Lesbian Book Review: ‘Heart of the Game’ is a Win for Baseball Lovers

0In suburban New Jersey, the walls of my childhood home were lined with Yankee memorabilia—a charcoal portrait of Babe Ruth over here, a signed photo of Joe DiMaggio over there. Growing up, you could almost always hear Phil Rizzuto’s color commentary as the background to the soundtrack of warm summer evenings. I may have ended up marrying a Red Sox fan somehow, but the point is, I like baseball. A lot. So I was very excited to read Rachel Spangler’s novel Heart of the Game.


(Mild spoilers below)

Heart of the Game centers around Sarah Duke, known simply as “Duke” to friends, family, and colleagues. She is a young sportswriter who has worked hard to earn respect as one of the few women in her field. Duke writes a popular blog about the St. Louis Cardinals, and baseball has been the most important thing in her life since she was just a little girl.

Duke’s world is shaken up when she meets Molly Grettano and her two sons, Joe and Charlie, at the ballpark one day. Duke and Joe, Molly’s older son, hit it off immediately, bonding over the Cardinals and the game they both love. A single mom, Molly is hesitant to open up her heart to anyone new, but, eventually, Duke wins her, and the whole family, over.

Their road is not an entirely smooth one: Molly has trouble getting past the fact that Duke is butch, because she had always pictured herself with someone very feminine. She also has some trust issues, largely due to her past relationship with the boys’ father. Meanwhile, Duke is attempting to juggle a very demanding job, that she is extremely passionate about, with all the challenges that come along with kids being in the picture. To be perfectly honest, I felt like Duke was way too good for Molly.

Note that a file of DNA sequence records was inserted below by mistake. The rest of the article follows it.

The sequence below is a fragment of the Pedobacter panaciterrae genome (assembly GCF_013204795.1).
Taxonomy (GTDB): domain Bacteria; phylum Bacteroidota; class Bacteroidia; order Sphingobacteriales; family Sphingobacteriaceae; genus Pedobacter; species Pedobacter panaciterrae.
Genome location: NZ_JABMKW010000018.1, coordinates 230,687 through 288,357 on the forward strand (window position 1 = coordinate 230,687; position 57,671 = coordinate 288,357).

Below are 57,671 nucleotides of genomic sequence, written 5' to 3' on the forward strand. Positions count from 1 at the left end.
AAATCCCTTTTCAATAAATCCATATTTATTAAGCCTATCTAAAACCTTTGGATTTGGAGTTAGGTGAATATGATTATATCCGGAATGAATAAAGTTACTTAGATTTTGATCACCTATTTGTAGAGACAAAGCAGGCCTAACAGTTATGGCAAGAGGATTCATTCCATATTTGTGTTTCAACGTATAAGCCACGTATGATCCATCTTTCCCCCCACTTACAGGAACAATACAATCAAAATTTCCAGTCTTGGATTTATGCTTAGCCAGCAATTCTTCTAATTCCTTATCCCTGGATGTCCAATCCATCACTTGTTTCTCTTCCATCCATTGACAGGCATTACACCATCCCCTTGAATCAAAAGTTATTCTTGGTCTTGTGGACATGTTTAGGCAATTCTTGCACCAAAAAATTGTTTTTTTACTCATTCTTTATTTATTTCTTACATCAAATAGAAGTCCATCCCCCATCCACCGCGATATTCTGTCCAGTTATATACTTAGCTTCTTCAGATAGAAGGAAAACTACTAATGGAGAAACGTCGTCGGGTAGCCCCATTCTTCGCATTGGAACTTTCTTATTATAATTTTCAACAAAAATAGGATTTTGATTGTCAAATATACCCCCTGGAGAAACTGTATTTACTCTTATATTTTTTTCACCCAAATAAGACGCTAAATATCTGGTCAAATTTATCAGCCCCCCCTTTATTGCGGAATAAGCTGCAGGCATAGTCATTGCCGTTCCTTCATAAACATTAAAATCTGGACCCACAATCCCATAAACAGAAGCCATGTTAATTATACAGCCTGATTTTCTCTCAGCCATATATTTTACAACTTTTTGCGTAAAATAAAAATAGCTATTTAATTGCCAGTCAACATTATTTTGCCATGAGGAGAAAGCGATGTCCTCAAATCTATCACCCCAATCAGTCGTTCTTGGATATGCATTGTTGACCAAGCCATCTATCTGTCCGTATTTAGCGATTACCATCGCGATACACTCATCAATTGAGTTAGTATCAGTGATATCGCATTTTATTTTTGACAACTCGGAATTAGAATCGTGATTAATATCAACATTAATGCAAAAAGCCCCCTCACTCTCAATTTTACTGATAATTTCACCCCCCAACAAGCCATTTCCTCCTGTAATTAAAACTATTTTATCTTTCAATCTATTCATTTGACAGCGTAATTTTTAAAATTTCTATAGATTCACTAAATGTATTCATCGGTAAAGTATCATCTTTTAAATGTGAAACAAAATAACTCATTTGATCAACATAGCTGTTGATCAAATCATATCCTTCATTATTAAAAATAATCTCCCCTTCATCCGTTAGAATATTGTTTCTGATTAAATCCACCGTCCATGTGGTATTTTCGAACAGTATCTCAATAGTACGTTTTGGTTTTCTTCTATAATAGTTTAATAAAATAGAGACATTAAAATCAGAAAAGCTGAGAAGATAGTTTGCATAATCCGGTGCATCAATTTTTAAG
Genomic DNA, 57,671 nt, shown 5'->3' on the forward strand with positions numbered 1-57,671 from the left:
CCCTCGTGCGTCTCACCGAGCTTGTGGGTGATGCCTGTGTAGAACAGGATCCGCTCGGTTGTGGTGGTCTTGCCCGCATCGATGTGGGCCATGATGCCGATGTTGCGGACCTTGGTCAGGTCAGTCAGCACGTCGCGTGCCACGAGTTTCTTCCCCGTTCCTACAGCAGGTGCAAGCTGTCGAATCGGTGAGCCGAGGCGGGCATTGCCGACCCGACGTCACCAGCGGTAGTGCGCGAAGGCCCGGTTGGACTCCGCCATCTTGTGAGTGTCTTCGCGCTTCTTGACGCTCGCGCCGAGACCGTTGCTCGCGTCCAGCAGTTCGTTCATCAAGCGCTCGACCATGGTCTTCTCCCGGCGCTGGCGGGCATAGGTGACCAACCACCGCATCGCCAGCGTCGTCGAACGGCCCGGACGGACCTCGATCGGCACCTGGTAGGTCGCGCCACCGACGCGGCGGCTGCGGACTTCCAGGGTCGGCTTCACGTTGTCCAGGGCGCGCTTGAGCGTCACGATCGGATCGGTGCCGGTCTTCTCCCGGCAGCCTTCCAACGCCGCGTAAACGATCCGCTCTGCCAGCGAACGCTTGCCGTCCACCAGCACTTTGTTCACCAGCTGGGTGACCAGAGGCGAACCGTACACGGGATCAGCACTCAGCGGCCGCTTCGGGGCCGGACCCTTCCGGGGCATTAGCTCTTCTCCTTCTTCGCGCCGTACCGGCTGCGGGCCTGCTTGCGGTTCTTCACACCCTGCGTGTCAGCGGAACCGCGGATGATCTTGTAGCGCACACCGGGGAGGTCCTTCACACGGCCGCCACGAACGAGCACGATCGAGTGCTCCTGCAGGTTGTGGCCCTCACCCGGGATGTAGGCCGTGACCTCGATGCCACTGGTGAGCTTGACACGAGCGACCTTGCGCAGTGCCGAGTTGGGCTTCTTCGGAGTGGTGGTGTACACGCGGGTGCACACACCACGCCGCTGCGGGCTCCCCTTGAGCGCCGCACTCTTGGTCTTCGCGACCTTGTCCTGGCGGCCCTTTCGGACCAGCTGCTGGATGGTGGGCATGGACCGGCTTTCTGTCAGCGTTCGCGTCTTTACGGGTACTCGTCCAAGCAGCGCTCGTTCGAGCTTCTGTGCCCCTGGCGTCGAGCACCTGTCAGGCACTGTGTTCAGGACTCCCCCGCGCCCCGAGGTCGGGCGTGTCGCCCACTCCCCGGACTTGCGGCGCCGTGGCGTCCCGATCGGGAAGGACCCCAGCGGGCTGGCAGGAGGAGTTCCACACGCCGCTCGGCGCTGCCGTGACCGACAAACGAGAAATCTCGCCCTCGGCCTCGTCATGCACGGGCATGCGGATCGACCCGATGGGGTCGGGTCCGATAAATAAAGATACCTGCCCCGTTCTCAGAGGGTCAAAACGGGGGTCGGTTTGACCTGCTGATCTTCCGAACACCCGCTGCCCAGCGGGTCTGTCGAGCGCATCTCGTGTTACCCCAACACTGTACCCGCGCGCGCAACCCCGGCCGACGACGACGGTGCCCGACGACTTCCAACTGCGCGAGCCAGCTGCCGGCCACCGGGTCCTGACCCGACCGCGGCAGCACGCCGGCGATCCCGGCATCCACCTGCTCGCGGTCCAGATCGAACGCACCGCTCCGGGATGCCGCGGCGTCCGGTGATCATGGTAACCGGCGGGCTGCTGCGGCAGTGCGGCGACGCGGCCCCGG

Baseball fans will appreciate the level of detail and obvious love for the game that clearly shines through in every chapter. However, I could’ve lived without some of the baseball-related metaphors. In fact, at one point, Molly even thinks, “Again with the damn sports clichés,” and it’s probably my favorite thing she does in the whole book.

One of the highlights of the novel, for me, came in the form of a relationship—but the relationship between Duke and Joe, not Duke and Molly. Joe is an absolutely adorable nine-year-old boy, and he latches onto Duke almost immediately. He looks up to and respects Duke, calling her the “best sportswriter ever.” Duke respects Joe just as much; she fosters his love of baseball and teaches him about life.

While I wasn’t 100% sold on the romance between Duke and Molly, fans of baseball and found families will likely enjoy this story.

Heart of the Game is available on Amazon.